Many examples of aircraft that saw service with the United States Army Air Corps (USAAC), the United States Army Air Force (USAAF), the United States Navy (USN), The United States Marine Corps (USMC), and the United States Coast Guard (USCG) have been or are currently being salvaged and preserved in Ohio, particularly where they are of significant historical interest. The Boeing P-26A “Peashooter” which was the first all-metal monoplane fighter produced for the US Army Air Corps in 1932, has been reproduced as a replica looking like it has just flown from the factory to the National Museum of the USAF. The YF-22 prototype Advanced Tactical Fighter (ATF) also made its way to the National Museum of the USAF in 1998. The X-classes of air research vehicles are very well represented in Ohio, and many are one-of-a kind. Not all of the most interesting warbirds are in museums, and as listed you will find that a good number are still flying in the hands of private owners.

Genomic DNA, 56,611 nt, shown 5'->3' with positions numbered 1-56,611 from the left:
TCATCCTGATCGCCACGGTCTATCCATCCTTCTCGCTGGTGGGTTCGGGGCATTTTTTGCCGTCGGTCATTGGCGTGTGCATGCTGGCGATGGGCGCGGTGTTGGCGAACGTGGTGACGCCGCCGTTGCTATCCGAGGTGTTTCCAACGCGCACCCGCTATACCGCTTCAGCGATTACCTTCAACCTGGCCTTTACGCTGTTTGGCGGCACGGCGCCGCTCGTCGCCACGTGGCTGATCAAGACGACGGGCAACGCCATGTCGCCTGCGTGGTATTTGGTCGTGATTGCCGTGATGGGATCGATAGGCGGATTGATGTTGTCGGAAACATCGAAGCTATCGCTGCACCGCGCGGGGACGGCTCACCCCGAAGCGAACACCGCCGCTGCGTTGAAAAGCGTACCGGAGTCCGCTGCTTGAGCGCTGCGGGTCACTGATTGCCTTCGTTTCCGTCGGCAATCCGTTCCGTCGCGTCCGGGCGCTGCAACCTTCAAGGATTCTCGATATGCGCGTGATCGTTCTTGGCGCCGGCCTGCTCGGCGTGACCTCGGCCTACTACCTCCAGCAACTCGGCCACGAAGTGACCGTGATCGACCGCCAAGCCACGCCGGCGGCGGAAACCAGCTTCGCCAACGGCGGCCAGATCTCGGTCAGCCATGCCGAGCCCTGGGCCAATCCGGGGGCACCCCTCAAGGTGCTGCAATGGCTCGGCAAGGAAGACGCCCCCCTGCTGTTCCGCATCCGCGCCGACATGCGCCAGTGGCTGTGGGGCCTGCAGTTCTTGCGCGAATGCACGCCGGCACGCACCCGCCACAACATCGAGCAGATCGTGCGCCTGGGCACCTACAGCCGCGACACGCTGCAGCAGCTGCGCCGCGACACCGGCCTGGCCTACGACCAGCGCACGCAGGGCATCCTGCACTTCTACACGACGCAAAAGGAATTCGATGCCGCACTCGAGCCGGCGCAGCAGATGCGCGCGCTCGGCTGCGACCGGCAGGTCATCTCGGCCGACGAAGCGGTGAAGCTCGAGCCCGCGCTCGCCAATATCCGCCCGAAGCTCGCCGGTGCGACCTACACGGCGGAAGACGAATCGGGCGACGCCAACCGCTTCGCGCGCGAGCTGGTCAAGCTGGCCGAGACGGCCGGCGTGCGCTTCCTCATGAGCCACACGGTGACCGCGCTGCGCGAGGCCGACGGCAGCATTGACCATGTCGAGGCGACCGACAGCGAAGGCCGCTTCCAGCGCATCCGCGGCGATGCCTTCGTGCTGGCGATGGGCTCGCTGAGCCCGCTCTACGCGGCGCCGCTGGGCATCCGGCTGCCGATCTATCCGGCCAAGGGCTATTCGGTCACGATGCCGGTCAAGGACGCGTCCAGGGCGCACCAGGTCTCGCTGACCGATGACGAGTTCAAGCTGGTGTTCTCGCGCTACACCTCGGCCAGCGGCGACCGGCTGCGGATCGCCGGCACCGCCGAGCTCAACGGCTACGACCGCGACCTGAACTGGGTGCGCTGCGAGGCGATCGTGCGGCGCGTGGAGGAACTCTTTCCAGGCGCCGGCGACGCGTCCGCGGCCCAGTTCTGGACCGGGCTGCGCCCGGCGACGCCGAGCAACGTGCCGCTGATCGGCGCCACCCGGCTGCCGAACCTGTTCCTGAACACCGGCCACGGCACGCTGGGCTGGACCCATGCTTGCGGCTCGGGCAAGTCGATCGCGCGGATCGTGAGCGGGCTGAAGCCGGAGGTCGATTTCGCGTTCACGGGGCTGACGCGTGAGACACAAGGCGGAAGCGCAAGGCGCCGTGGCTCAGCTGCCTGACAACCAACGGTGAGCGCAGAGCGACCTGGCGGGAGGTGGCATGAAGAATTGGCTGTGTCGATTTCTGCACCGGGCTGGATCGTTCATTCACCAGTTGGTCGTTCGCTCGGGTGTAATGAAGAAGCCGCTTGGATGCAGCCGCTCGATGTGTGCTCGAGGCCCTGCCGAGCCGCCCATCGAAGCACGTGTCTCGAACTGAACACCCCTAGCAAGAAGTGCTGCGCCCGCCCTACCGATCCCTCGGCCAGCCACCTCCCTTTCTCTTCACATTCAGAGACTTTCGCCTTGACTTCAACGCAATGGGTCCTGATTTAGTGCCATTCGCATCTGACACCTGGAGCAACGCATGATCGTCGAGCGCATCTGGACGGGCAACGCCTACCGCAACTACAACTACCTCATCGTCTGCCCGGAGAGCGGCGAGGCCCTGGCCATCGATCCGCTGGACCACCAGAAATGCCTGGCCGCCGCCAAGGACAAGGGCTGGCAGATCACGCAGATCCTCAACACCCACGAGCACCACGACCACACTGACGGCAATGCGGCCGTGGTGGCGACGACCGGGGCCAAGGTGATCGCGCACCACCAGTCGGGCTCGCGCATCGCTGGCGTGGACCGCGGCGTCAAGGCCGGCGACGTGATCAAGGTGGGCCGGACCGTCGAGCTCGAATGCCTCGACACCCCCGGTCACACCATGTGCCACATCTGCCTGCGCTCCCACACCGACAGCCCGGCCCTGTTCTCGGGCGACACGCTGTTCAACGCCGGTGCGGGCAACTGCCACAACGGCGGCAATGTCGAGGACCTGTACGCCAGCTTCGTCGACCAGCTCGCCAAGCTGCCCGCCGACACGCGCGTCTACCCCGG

The purpose of this handbook is to provide an update and a simple checklist of where the surviving military aircraft in Ohio are now, and to provide a photograph of a few of the major types mentioned. (For more detailed information and photographs, I highly recommend the most current edition of the United States Air Force Museum Brochure. A list is attached with an update to the information on Ohio Warplanes current to 2013. The original Ohio Warplane Survivor handbook is also appended with a brief summary of the military aircraft presently on display within the state by location, and a bit of each warbird’s history in US military service. Due to space limitations, a selection of only those Warbirds that can be found in Ohio is provided.